In - I think - 1946 Miss Newton retired, Miss Buckfield became Headmistress and Miss Maclean retired soon afterwards. Miss Buckfield changed the colour of the school uniform from navy to green and grey, and dancing in flimsy dresses gave way to gym displays in shorts and shirts.
Slepe Hall was a boarding school, so there was a whole area of school life that I, a day girl, knew little about. We had a matron, housekeeper, domestic staff and gardeners who looked after us and kept the school running smoothly.
At first little appeared to have changed from the description given in Betty Yeandle's excellent and comprehensive account of her years at the school.The Zenana bazaar held in November to support the Zenana missions continued to be a highlight of the year. We made lavender bags and kettleholders. Stalls were set up in the dining room and competitions in the gym. We served tea to parents and friends and hoped they would do some Christmas shopping.
Times were changing. Running the school during and just after the war must have been difficult. Although they were all well qualified, there was a frequent change of teachers. The curriculum became more restricted. Several subjects, such as geography were dropped. In contrast, around this time, a new block of classrooms was built next to the hard tennis court which greatly improved the teaching facilities.
As travel became easier after the war we occasionally went to the theatre, locally or in London to see a Shakespeare play and at my very first experience of foreign travel was a memorable visit to Paris in 1949, accompanied by Miss Buckfield and Miss Watkins who taught gym and games and trained the choir.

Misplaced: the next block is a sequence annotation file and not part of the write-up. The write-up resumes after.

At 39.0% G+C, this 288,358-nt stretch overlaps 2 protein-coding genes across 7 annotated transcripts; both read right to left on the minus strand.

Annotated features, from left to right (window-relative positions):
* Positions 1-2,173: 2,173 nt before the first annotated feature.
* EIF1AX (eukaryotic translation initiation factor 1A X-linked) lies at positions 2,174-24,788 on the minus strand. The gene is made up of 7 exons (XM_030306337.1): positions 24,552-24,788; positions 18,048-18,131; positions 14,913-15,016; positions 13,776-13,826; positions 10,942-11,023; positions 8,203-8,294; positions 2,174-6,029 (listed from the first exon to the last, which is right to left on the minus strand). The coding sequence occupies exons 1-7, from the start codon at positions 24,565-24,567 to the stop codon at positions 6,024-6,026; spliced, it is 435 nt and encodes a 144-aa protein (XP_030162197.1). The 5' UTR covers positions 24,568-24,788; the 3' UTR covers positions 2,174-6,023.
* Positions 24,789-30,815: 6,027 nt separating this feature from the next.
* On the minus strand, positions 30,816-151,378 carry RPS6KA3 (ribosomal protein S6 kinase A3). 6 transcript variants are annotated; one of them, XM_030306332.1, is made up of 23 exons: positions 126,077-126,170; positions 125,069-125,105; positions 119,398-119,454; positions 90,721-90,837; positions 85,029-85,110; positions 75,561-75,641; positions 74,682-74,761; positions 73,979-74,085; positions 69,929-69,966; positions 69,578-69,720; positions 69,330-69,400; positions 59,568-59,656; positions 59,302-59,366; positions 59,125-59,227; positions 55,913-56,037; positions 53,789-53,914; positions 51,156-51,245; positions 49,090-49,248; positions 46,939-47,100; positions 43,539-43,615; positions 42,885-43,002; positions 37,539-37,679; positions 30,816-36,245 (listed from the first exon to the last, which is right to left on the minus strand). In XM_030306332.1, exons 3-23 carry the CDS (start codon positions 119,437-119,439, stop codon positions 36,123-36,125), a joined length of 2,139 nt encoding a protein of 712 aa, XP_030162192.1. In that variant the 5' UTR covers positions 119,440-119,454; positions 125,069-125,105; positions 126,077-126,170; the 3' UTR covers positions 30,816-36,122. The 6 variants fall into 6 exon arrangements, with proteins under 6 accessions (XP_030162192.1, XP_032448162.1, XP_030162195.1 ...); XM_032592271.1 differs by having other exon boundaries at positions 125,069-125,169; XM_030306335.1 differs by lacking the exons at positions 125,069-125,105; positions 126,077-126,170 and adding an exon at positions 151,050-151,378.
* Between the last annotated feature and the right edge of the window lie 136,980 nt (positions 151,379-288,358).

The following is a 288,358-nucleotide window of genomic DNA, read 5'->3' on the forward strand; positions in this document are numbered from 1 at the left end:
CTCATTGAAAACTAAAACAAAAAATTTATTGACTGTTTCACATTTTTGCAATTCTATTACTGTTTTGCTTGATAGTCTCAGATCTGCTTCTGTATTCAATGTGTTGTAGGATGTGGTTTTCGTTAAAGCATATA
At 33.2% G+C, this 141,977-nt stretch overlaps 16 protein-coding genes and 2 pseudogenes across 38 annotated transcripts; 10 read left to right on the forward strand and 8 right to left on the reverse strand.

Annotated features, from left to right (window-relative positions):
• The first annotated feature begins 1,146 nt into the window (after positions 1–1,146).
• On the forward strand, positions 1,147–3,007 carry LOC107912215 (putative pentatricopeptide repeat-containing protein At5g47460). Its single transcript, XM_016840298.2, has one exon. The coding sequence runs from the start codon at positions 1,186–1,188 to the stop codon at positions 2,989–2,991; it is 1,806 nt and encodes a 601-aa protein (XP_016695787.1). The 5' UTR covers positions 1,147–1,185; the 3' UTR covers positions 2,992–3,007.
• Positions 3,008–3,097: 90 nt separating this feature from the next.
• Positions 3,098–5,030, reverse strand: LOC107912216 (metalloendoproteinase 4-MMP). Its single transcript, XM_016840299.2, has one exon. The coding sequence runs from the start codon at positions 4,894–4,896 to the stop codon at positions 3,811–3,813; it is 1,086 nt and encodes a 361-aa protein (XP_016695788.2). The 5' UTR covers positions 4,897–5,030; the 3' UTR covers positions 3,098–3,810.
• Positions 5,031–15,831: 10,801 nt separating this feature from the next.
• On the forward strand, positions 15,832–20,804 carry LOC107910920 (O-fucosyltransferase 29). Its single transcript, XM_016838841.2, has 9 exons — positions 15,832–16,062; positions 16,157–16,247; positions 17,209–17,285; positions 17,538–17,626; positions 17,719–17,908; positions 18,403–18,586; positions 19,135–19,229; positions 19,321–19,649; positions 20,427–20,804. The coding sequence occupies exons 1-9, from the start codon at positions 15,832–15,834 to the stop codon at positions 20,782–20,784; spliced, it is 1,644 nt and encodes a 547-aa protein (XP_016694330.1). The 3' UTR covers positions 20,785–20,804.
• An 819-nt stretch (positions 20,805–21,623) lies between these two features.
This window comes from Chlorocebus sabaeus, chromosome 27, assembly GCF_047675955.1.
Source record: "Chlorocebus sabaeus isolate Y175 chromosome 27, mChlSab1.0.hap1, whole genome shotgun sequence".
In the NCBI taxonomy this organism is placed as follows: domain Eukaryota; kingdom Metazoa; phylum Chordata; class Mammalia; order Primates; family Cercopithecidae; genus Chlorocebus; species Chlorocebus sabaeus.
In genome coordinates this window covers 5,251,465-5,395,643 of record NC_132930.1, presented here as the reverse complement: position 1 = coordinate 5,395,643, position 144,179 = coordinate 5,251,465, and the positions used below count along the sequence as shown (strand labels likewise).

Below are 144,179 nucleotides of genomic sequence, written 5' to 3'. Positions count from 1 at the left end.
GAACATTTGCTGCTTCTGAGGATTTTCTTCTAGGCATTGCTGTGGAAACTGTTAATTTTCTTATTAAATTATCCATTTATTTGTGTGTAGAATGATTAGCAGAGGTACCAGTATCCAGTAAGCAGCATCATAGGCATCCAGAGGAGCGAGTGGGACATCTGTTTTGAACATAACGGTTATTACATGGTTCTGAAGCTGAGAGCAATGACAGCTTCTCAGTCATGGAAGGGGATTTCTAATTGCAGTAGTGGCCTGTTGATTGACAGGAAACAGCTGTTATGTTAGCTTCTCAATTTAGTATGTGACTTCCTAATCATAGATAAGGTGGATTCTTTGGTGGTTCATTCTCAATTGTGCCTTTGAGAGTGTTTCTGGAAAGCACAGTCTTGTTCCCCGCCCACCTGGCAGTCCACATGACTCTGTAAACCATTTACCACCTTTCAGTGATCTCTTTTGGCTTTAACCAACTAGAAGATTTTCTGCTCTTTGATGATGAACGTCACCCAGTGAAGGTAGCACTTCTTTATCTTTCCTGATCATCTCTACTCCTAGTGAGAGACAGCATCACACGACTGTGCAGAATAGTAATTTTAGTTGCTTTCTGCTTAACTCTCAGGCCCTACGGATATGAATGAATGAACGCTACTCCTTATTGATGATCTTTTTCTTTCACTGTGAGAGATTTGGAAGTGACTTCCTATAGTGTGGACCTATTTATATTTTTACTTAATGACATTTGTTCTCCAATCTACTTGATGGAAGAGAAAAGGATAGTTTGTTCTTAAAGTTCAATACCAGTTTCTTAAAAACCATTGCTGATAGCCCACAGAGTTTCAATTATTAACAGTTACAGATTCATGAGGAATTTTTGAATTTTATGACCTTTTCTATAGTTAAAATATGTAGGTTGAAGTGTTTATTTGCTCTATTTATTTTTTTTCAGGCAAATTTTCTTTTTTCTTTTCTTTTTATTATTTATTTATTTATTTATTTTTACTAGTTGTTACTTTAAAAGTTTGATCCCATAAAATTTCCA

After Miss Watkins left to become an opera singer, the choir was trained by Miss Sadler who also taught English and History. In the spring term we took part in the county music festival held in Huntingdon. Mrs Fontaine taught sports and gym and the hockey team competed in the county trials also held in Huntingdon.
The school had a Guide company and Brownie pack. After Miss Maclean retired Mrs Fawkes became Guide Captain. She took us on enjoyable camping trips to Norfolk, Devon and Guernsey. Shortly before I left school Betty Yeandle became our Captain.
In 1951 the school joined in St Ives celebrations for the Festival of Britain. I remember parading round the Broadway, dressed as a peasant, playing the recorder. By this time "O" levels had replaced the "matric" exams and life became more serious. We studied history, English language and literature with Mrs Tait and French with Mrs Ilott. Mrs Kaplanska, a refugee from Poland, taught mathematics, including arithmetic, algebra and geometry. Scripture was taught by Rev Ballard. Mrs Hudson, who became the first woman Mayor of St Ives in 1956, taught biology. Piano lessons were taught by Mrs Tomlin and it was a great treat when she gave a concert for us. Other subjects offered were art, dressmaking and elocution all taught by visiting teachers. Miss Bartlett, the school secretary, taught Latin. My class took "O" levels in the summer of 1953 amidst all the excitement of the Coronation celebrations. We then left the shelter of Slepe Hall for the wide world.
I would like to record my thanks to Mrs Northcote, a temporary teacher, who encouraged me to go on and study biology.
There are more photos of Slepe Hall on the next page.
A brief account of life in the original Slepe Hall School in Cromwell Place in the early 1840s can be found here.